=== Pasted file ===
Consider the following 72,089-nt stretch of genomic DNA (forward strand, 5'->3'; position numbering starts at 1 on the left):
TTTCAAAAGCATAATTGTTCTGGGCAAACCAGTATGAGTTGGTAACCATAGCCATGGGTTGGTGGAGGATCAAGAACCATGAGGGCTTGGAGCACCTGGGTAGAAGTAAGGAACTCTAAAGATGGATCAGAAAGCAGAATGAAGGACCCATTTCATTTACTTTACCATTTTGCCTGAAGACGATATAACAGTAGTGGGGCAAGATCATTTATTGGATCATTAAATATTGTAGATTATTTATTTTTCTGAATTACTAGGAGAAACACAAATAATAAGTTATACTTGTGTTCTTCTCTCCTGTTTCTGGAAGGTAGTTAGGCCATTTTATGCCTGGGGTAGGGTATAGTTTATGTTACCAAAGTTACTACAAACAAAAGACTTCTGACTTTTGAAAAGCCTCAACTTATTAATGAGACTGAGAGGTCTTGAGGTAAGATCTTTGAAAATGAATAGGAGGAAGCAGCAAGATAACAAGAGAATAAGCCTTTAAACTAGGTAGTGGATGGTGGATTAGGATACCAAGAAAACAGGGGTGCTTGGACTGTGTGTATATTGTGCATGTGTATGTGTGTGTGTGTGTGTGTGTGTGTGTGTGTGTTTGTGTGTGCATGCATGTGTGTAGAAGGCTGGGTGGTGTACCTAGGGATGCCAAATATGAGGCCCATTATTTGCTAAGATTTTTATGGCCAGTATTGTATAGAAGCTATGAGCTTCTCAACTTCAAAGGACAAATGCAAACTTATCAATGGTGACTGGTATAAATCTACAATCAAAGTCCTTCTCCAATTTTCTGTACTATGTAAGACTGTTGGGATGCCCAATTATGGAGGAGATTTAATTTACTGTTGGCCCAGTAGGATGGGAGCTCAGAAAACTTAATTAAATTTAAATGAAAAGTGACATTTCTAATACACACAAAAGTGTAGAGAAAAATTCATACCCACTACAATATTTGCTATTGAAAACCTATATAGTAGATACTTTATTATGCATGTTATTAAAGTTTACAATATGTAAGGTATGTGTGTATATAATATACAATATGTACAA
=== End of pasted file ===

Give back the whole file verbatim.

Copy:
Consider the following 72,089-nt stretch of genomic DNA (forward strand, 5'->3'; position numbering starts at 1 on the left):
TTTCAAAAGCATAATTGTTCTGGGCAAACCAGTATGAGTTGGTAACCATAGCCATGGGTTGGTGGAGGATCAAGAACCATGAGGGCTTGGAGCACCTGGGTAGAAGTAAGGAACTCTAAAGATGGATCAGAAAGCAGAATGAAGGACCCATTTCATTTACTTTACCATTTTGCCTGAAGACGATATAACAGTAGTGGGGCAAGATCATTTATTGGATCATTAAATATTGTAGATTATTTATTTTTCTGAATTACTAGGAGAAACACAAATAATAAGTTATACTTGTGTTCTTCTCTCCTGTTTCTGGAAGGTAGTTAGGCCATTTTATGCCTGGGGTAGGGTATAGTTTATGTTACCAAAGTTACTACAAACAAAAGACTTCTGACTTTTGAAAAGCCTCAACTTATTAATGAGACTGAGAGGTCTTGAGGTAAGATCTTTGAAAATGAATAGGAGGAAGCAGCAAGATAACAAGAGAATAAGCCTTTAAACTAGGTAGTGGATGGTGGATTAGGATACCAAGAAAACAGGGGTGCTTGGACTGTGTGTATATTGTGCATGTGTATGTGTGTGTGTGTGTGTGTGTGTGTGTGTGTGTTTGTGTGTGCATGCATGTGTGTAGAAGGCTGGGTGGTGTACCTAGGGATGCCAAATATGAGGCCCATTATTTGCTAAGATTTTTATGGCCAGTATTGTATAGAAGCTATGAGCTTCTCAACTTCAAAGGACAAATGCAAACTTATCAATGGTGACTGGTATAAATCTACAATCAAAGTCCTTCTCCAATTTTCTGTACTATGTAAGACTGTTGGGATGCCCAATTATGGAGGAGATTTAATTTACTGTTGGCCCAGTAGGATGGGAGCTCAGAAAACTTAATTAAATTTAAATGAAAAGTGACATTTCTAATACACACAAAAGTGTAGAGAAAAATTCATACCCACTACAATATTTGCTATTGAAAACCTATATAGTAGATACTTTATTATGCATGTTATTAAAGTTTACAATATGTAAGGTATGTGTGTATATAATATACAATATGTACAA